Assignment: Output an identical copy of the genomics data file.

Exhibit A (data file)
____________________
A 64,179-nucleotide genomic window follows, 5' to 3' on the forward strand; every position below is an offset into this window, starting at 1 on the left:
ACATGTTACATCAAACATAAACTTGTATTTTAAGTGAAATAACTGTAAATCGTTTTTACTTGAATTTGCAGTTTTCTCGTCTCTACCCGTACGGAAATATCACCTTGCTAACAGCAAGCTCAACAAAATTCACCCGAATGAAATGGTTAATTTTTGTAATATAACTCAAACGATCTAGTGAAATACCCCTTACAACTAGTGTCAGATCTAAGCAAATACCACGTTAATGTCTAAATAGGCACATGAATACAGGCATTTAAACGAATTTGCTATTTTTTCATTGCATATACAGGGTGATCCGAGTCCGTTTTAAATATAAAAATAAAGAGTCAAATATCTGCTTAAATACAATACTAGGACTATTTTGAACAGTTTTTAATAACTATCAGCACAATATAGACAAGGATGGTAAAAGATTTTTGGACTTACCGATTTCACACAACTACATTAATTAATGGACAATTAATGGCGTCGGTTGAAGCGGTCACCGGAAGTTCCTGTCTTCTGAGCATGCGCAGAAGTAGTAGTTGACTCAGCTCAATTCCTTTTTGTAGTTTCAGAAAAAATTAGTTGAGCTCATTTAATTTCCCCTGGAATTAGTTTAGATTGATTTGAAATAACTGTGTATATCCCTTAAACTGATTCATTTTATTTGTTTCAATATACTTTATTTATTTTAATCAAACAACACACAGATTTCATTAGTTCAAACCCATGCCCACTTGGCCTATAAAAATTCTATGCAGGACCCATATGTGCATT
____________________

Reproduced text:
A 64,179-nucleotide genomic window follows, 5' to 3' on the forward strand; every position below is an offset into this window, starting at 1 on the left:
ACATGTTACATCAAACATAAACTTGTATTTTAAGTGAAATAACTGTAAATCGTTTTTACTTGAATTTGCAGTTTTCTCGTCTCTACCCGTACGGAAATATCACCTTGCTAACAGCAAGCTCAACAAAATTCACCCGAATGAAATGGTTAATTTTTGTAATATAACTCAAACGATCTAGTGAAATACCCCTTACAACTAGTGTCAGATCTAAGCAAATACCACGTTAATGTCTAAATAGGCACATGAATACAGGCATTTAAACGAATTTGCTATTTTTTCATTGCATATACAGGGTGATCCGAGTCCGTTTTAAATATAAAAATAAAGAGTCAAATATCTGCTTAAATACAATACTAGGACTATTTTGAACAGTTTTTAATAACTATCAGCACAATATAGACAAGGATGGTAAAAGATTTTTGGACTTACCGATTTCACACAACTACATTAATTAATGGACAATTAATGGCGTCGGTTGAAGCGGTCACCGGAAGTTCCTGTCTTCTGAGCATGCGCAGAAGTAGTAGTTGACTCAGCTCAATTCCTTTTTGTAGTTTCAGAAAAAATTAGTTGAGCTCATTTAATTTCCCCTGGAATTAGTTTAGATTGATTTGAAATAACTGTGTATATCCCTTAAACTGATTCATTTTATTTGTTTCAATATACTTTATTTATTTTAATCAAACAACACACAGATTTCATTAGTTCAAACCCATGCCCACTTGGCCTATAAAAATTCTATGCAGGACCCATATGTGCATT